Dozens of boats and hundreds of snorkelers greet us at Hol Chan, a protected marine reserve on the reef off San Pedro. It’s the most popular snorkel spot in the country, but the crowds made it less than ideal for Raquel’s first descent below the seas. Guided by Pete, I watch her successfully tick off a bunch of skills over a couple of dives. Removing one’s mask underwater and successfully putting it back on is perhaps the most challenging test for any diving student. It requires a cool head and an ability to cope with eye-stinging saltwater. Joining her underwater, I could see my daughter struggling. Eventually, she waved her hand across her neck, signalling she’d had enough. Back in town, she beat herself up. I reassured her there was no shame in having got this far, and I was super proud of her whether she got certified or not. We didn’t plan on going back in the water, but Ramon told us they could arrange an early morning dive the following day to give her another shot. Raquel didn’t blink. “Let’s do it!” We’d have to wake up at sunrise, golf cart to the beach, take a small boat to an empty spot on the reef, and see how it goes. This time, I told her I’d stay on the boat. Sometimes, kids do better when their parents are above water.

A few hours later, we’re on a much larger boat with three dozen divers. “Everyone, please give a hand for PADI’s newest Open Water Certified Diver, Raquel!”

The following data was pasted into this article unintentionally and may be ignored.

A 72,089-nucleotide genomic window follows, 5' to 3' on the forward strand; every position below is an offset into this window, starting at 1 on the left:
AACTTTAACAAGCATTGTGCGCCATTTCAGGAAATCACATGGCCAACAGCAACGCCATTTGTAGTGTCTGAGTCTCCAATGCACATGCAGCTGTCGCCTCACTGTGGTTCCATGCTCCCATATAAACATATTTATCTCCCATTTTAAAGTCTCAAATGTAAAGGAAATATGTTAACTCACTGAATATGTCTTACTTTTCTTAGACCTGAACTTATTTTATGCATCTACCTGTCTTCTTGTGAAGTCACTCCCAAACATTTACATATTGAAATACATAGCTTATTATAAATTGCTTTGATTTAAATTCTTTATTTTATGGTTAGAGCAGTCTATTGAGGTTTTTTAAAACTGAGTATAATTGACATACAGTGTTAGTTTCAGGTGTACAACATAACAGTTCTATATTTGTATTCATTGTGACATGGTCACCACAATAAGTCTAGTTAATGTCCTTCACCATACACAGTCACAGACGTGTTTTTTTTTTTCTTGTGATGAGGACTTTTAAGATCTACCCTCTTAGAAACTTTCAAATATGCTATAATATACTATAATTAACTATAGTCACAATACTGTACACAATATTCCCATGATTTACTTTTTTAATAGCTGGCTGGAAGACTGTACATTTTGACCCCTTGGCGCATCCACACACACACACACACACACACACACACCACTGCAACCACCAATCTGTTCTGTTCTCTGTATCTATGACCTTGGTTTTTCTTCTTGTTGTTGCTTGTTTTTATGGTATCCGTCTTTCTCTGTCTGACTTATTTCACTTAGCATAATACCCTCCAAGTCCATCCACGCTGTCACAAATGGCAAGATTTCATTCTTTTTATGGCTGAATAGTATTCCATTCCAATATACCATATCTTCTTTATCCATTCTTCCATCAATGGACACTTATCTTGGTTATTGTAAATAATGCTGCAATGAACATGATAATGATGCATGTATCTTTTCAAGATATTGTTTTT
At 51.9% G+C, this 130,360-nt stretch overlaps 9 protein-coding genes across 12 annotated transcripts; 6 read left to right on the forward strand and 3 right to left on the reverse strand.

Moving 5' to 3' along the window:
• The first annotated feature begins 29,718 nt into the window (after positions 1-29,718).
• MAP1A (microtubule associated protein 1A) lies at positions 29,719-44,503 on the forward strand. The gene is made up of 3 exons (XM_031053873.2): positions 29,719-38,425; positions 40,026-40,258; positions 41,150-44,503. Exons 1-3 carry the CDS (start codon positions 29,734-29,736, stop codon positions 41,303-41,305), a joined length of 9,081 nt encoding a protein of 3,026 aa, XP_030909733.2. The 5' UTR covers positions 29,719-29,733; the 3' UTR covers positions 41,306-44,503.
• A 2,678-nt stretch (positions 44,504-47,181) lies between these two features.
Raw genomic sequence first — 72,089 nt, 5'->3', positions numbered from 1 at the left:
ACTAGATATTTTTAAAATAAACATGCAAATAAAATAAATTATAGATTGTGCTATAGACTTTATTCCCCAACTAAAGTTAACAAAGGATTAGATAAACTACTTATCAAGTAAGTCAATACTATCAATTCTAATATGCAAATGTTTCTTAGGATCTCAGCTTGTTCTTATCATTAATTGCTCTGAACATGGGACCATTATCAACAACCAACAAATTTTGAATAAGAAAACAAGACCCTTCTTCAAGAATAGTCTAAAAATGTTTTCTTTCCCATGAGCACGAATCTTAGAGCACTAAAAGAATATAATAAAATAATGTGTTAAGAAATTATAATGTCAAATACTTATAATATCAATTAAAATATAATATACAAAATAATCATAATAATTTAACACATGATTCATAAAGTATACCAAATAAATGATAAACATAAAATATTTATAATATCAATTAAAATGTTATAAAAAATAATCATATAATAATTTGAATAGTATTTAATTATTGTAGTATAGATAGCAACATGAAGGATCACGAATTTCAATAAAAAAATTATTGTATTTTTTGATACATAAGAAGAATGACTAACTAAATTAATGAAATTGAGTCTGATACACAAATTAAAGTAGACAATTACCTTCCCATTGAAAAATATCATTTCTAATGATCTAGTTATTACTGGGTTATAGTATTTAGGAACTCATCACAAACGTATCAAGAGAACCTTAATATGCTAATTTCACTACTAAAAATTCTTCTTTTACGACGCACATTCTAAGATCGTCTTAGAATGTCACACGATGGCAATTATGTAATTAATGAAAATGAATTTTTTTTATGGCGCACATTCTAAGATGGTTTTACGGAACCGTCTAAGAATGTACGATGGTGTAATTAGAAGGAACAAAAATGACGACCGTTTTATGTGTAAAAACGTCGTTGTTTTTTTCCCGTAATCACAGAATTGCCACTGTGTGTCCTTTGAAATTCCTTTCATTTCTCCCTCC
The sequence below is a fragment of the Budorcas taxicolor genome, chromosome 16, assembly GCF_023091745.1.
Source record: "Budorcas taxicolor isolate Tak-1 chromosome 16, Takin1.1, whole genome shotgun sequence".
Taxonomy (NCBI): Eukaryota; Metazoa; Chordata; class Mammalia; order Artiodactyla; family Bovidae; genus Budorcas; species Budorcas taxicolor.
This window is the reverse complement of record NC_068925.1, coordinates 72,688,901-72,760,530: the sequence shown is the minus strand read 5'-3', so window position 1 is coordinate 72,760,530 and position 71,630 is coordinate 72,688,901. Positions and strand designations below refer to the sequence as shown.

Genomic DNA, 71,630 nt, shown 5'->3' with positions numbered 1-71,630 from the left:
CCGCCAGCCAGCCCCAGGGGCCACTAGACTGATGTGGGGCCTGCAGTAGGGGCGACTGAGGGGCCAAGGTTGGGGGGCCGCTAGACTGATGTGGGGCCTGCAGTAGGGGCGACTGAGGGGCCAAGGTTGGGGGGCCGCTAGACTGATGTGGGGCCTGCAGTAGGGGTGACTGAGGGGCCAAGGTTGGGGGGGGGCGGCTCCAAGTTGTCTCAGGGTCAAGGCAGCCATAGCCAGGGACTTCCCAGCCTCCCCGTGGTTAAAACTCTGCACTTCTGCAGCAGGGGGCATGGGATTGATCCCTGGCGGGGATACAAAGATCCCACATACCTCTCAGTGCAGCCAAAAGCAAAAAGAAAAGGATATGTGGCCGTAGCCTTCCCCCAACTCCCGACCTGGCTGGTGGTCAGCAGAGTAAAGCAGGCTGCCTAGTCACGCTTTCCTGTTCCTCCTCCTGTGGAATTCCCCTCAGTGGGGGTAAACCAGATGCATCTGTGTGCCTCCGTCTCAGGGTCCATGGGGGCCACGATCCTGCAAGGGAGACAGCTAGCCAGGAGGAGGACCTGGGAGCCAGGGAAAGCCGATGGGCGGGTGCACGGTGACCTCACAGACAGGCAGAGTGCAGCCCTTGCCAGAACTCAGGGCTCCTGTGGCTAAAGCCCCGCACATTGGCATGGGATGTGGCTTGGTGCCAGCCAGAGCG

Ramon’s clients applaud with boisterous cheers, my daughter beams brighter than the hot sun, and I’m tearing up with pride. Having successfully overcome her final challenge, we had joined a large group heading out for their morning dive. Together, we swam through vibrant canyons of purple sea fans, brain and elkhorn coral, glowing sea rods, and colourful coral plates and sheets. We encountered docile nurse sharks, large eagle rays, beautiful conches, spiny lobster, Hawksbill turtles, moral eels, and countless tropical fish. The remarkable barrier reef felt healthy, vibrant and bursting with life, proving its own resilience to our warming oceans and changing climate. Along with my daughter’s introduction to the joys of diving, it was clear that tourism in Belize has been on a long journey. Yet determination, preparation, opportunity and resilience can take you to some very special places.

Turneffe Flats 

Turneffe Flats is an award-winning eco-resort and the definition of paradise for sport anglers, snorkelers and divers. Located 90 minutes by boat, the off-grid resort has become a vital conservation steward for the Turneffe Atoll, the most biologically diverse atoll in the Caribbean. Anglers arrive from around the world to catch the grand slam: bonefish, tarpon and permit. The reef is bursting with life, and the resort directly supports the Turneffe Atoll Sustainability Association, which protects this vast, 24,000-acre atoll from overfishing and unsound development. Powered by the largest solar-lithium battery system in the Caribbean, the resort collects rainwater, composts all its waste, has a closed-loop wastewater system, and has re-planted a former coconut plantation with native species. Guests mingle in the lodge, drink cocktails in the infinity pool, and share daily tales from adventures on the expansive flats and vibrant, healthy reef. Packages include snorkel, diving and fishing safaris, as well as visits to TASA’s head base in Calabash Caye for interpretive walks in the mangrove. Turneffe Flats was hammered by hurricanes in 1998 and 2000, rebuilding better, stronger, and more innovative each time. Along with the fish, resilience is found in abundance here too.